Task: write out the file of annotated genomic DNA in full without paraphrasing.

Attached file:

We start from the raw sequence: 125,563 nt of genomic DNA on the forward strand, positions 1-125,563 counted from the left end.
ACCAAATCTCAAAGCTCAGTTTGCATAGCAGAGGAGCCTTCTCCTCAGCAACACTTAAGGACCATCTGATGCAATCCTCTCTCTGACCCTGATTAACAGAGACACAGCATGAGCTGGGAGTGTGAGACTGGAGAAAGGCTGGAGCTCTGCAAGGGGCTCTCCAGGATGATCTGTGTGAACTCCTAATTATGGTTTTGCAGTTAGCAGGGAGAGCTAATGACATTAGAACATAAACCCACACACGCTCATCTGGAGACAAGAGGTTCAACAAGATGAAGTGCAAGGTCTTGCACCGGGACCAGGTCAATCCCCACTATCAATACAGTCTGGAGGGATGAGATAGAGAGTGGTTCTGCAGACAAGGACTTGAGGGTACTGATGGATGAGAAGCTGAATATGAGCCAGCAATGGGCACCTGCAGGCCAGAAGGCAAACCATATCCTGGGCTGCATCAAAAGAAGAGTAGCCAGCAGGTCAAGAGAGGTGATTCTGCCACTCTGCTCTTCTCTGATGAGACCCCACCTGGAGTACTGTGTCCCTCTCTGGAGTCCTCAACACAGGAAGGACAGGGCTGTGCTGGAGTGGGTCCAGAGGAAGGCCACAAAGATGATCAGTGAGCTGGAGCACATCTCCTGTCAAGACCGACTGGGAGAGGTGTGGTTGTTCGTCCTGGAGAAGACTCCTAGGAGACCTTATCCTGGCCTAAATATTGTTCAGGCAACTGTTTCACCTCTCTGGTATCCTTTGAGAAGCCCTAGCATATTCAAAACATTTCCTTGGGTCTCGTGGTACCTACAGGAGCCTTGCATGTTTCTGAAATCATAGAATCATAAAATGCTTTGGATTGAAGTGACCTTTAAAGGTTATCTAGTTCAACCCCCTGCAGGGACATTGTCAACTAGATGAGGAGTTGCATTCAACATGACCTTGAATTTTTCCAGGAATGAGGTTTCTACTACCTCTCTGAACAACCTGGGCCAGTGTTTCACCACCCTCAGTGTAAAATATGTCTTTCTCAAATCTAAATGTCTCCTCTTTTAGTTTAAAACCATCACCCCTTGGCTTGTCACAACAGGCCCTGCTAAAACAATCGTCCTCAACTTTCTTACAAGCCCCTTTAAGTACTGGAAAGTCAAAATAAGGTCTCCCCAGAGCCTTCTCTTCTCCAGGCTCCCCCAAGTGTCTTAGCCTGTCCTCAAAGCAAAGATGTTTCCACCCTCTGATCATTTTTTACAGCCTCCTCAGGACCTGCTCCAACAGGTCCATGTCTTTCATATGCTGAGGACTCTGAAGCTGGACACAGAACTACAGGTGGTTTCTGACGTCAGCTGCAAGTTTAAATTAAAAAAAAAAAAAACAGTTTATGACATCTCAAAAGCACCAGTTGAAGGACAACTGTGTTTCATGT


We start from the raw sequence: 125,563 nt of genomic DNA on the forward strand, positions 1-125,563 counted from the left end.
ACCAAATCTCAAAGCTCAGTTTGCATAGCAGAGGAGCCTTCTCCTCAGCAACACTTAAGGACCATCTGATGCAATCCTCTCTCTGACCCTGATTAACAGAGACACAGCATGAGCTGGGAGTGTGAGACTGGAGAAAGGCTGGAGCTCTGCAAGGGGCTCTCCAGGATGATCTGTGTGAACTCCTAATTATGGTTTTGCAGTTAGCAGGGAGAGCTAATGACATTAGAACATAAACCCACACACGCTCATCTGGAGACAAGAGGTTCAACAAGATGAAGTGCAAGGTCTTGCACCGGGACCAGGTCAATCCCCACTATCAATACAGTCTGGAGGGATGAGATAGAGAGTGGTTCTGCAGACAAGGACTTGAGGGTACTGATGGATGAGAAGCTGAATATGAGCCAGCAATGGGCACCTGCAGGCCAGAAGGCAAACCATATCCTGGGCTGCATCAAAAGAAGAGTAGCCAGCAGGTCAAGAGAGGTGATTCTGCCACTCTGCTCTTCTCTGATGAGACCCCACCTGGAGTACTGTGTCCCTCTCTGGAGTCCTCAACACAGGAAGGACAGGGCTGTGCTGGAGTGGGTCCAGAGGAAGGCCACAAAGATGATCAGTGAGCTGGAGCACATCTCCTGTCAAGACCGACTGGGAGAGGTGTGGTTGTTCGTCCTGGAGAAGACTCCTAGGAGACCTTATCCTGGCCTAAATATTGTTCAGGCAACTGTTTCACCTCTCTGGTATCCTTTGAGAAGCCCTAGCATATTCAAAACATTTCCTTGGGTCTCGTGGTACCTACAGGAGCCTTGCATGTTTCTGAAATCATAGAATCATAAAATGCTTTGGATTGAAGTGACCTTTAAAGGTTATCTAGTTCAACCCCCTGCAGGGACATTGTCAACTAGATGAGGAGTTGCATTCAACATGACCTTGAATTTTTCCAGGAATGAGGTTTCTACTACCTCTCTGAACAACCTGGGCCAGTGTTTCACCACCCTCAGTGTAAAATATGTCTTTCTCAAATCTAAATGTCTCCTCTTTTAGTTTAAAACCATCACCCCTTGGCTTGTCACAACAGGCCCTGCTAAAACAATCGTCCTCAACTTTCTTACAAGCCCCTTTAAGTACTGGAAAGTCAAAATAAGGTCTCCCCAGAGCCTTCTCTTCTCCAGGCTCCCCCAAGTGTCTTAGCCTGTCCTCAAAGCAAAGATGTTTCCACCCTCTGATCATTTTTTACAGCCTCCTCAGGACCTGCTCCAACAGGTCCATGTCTTTCATATGCTGAGGACTCTGAAGCTGGACACAGAACTACAGGTGGTTTCTGACGTCAGCTGCAAGTTTAAATTAAAAAAAAAAAAAACAGTTTATGACATCTCAAAAGCACCAGTTGAAGGACAACTGTGTTTCATGT